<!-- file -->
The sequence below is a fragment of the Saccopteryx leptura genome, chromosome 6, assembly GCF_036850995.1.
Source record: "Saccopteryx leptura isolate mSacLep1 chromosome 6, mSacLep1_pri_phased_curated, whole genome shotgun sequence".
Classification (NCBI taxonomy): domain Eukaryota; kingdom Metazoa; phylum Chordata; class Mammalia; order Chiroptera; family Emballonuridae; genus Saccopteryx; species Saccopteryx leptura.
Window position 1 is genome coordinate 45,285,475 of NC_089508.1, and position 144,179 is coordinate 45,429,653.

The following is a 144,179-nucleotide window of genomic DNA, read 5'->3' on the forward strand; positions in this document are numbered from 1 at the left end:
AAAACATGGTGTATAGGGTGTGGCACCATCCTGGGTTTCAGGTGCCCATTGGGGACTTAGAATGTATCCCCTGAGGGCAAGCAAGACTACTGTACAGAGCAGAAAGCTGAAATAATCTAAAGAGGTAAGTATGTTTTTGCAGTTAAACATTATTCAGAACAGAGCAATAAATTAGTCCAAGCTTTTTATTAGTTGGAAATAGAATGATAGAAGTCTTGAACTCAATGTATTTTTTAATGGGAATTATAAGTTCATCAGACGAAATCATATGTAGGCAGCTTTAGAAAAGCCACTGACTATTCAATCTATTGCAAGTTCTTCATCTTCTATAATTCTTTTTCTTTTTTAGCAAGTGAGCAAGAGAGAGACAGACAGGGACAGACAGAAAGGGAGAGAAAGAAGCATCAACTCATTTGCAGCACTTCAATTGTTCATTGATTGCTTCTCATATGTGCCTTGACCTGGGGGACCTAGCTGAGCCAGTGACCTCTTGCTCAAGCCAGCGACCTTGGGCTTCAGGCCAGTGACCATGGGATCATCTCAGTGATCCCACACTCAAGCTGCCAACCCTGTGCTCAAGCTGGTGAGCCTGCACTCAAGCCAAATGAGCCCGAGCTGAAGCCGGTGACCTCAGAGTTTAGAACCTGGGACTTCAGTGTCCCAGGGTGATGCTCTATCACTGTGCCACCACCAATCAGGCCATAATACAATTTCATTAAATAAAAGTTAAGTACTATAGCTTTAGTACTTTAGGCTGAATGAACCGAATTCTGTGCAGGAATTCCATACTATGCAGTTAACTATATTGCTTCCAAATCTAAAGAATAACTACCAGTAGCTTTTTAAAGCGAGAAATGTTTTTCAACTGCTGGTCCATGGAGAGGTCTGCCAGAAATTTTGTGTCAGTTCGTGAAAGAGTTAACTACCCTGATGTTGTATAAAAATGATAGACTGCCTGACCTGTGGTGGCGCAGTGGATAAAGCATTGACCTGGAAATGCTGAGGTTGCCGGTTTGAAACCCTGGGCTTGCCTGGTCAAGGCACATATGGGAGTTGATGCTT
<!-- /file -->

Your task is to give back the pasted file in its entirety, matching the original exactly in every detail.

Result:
The sequence below is a fragment of the Saccopteryx leptura genome, chromosome 6, assembly GCF_036850995.1.
Source record: "Saccopteryx leptura isolate mSacLep1 chromosome 6, mSacLep1_pri_phased_curated, whole genome shotgun sequence".
Classification (NCBI taxonomy): domain Eukaryota; kingdom Metazoa; phylum Chordata; class Mammalia; order Chiroptera; family Emballonuridae; genus Saccopteryx; species Saccopteryx leptura.
Window position 1 is genome coordinate 45,285,475 of NC_089508.1, and position 144,179 is coordinate 45,429,653.

The following is a 144,179-nucleotide window of genomic DNA, read 5'->3' on the forward strand; positions in this document are numbered from 1 at the left end:
AAAACATGGTGTATAGGGTGTGGCACCATCCTGGGTTTCAGGTGCCCATTGGGGACTTAGAATGTATCCCCTGAGGGCAAGCAAGACTACTGTACAGAGCAGAAAGCTGAAATAATCTAAAGAGGTAAGTATGTTTTTGCAGTTAAACATTATTCAGAACAGAGCAATAAATTAGTCCAAGCTTTTTATTAGTTGGAAATAGAATGATAGAAGTCTTGAACTCAATGTATTTTTTAATGGGAATTATAAGTTCATCAGACGAAATCATATGTAGGCAGCTTTAGAAAAGCCACTGACTATTCAATCTATTGCAAGTTCTTCATCTTCTATAATTCTTTTTCTTTTTTAGCAAGTGAGCAAGAGAGAGACAGACAGGGACAGACAGAAAGGGAGAGAAAGAAGCATCAACTCATTTGCAGCACTTCAATTGTTCATTGATTGCTTCTCATATGTGCCTTGACCTGGGGGACCTAGCTGAGCCAGTGACCTCTTGCTCAAGCCAGCGACCTTGGGCTTCAGGCCAGTGACCATGGGATCATCTCAGTGATCCCACACTCAAGCTGCCAACCCTGTGCTCAAGCTGGTGAGCCTGCACTCAAGCCAAATGAGCCCGAGCTGAAGCCGGTGACCTCAGAGTTTAGAACCTGGGACTTCAGTGTCCCAGGGTGATGCTCTATCACTGTGCCACCACCAATCAGGCCATAATACAATTTCATTAAATAAAAGTTAAGTACTATAGCTTTAGTACTTTAGGCTGAATGAACCGAATTCTGTGCAGGAATTCCATACTATGCAGTTAACTATATTGCTTCCAAATCTAAAGAATAACTACCAGTAGCTTTTTAAAGCGAGAAATGTTTTTCAACTGCTGGTCCATGGAGAGGTCTGCCAGAAATTTTGTGTCAGTTCGTGAAAGAGTTAACTACCCTGATGTTGTATAAAAATGATAGACTGCCTGACCTGTGGTGGCGCAGTGGATAAAGCATTGACCTGGAAATGCTGAGGTTGCCGGTTTGAAACCCTGGGCTTGCCTGGTCAAGGCACATATGGGAGTTGATGCTT